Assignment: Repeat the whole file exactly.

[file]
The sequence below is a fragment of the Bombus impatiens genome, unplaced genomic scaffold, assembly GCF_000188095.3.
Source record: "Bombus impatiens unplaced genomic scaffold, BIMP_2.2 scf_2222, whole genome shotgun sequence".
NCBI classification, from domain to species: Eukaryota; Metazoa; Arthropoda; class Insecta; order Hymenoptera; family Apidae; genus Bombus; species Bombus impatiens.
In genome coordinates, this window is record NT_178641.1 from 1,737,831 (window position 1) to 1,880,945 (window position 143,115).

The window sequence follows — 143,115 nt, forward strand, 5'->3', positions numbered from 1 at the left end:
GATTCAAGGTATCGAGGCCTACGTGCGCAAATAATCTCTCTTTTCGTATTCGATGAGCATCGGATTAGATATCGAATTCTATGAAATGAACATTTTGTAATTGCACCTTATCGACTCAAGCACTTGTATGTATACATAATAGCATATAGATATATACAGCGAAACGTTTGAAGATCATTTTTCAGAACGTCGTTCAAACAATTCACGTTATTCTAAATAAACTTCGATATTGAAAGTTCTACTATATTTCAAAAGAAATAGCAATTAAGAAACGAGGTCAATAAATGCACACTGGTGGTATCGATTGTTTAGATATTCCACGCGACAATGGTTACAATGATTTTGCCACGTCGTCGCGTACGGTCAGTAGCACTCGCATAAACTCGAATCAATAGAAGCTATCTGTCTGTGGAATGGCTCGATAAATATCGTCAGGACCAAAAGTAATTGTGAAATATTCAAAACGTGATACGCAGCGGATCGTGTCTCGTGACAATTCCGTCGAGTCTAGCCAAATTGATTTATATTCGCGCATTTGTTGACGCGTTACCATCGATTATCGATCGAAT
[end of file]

The sequence below is a fragment of the Bombus impatiens genome, unplaced genomic scaffold, assembly GCF_000188095.3.
Source record: "Bombus impatiens unplaced genomic scaffold, BIMP_2.2 scf_2222, whole genome shotgun sequence".
NCBI classification, from domain to species: Eukaryota; Metazoa; Arthropoda; class Insecta; order Hymenoptera; family Apidae; genus Bombus; species Bombus impatiens.
In genome coordinates, this window is record NT_178641.1 from 1,737,831 (window position 1) to 1,880,945 (window position 143,115).

The window sequence follows — 143,115 nt, forward strand, 5'->3', positions numbered from 1 at the left end:
GATTCAAGGTATCGAGGCCTACGTGCGCAAATAATCTCTCTTTTCGTATTCGATGAGCATCGGATTAGATATCGAATTCTATGAAATGAACATTTTGTAATTGCACCTTATCGACTCAAGCACTTGTATGTATACATAATAGCATATAGATATATACAGCGAAACGTTTGAAGATCATTTTTCAGAACGTCGTTCAAACAATTCACGTTATTCTAAATAAACTTCGATATTGAAAGTTCTACTATATTTCAAAAGAAATAGCAATTAAGAAACGAGGTCAATAAATGCACACTGGTGGTATCGATTGTTTAGATATTCCACGCGACAATGGTTACAATGATTTTGCCACGTCGTCGCGTACGGTCAGTAGCACTCGCATAAACTCGAATCAATAGAAGCTATCTGTCTGTGGAATGGCTCGATAAATATCGTCAGGACCAAAAGTAATTGTGAAATATTCAAAACGTGATACGCAGCGGATCGTGTCTCGTGACAATTCCGTCGAGTCTAGCCAAATTGATTTATATTCGCGCATTTGTTGACGCGTTACCATCGATTATCGATCGAAT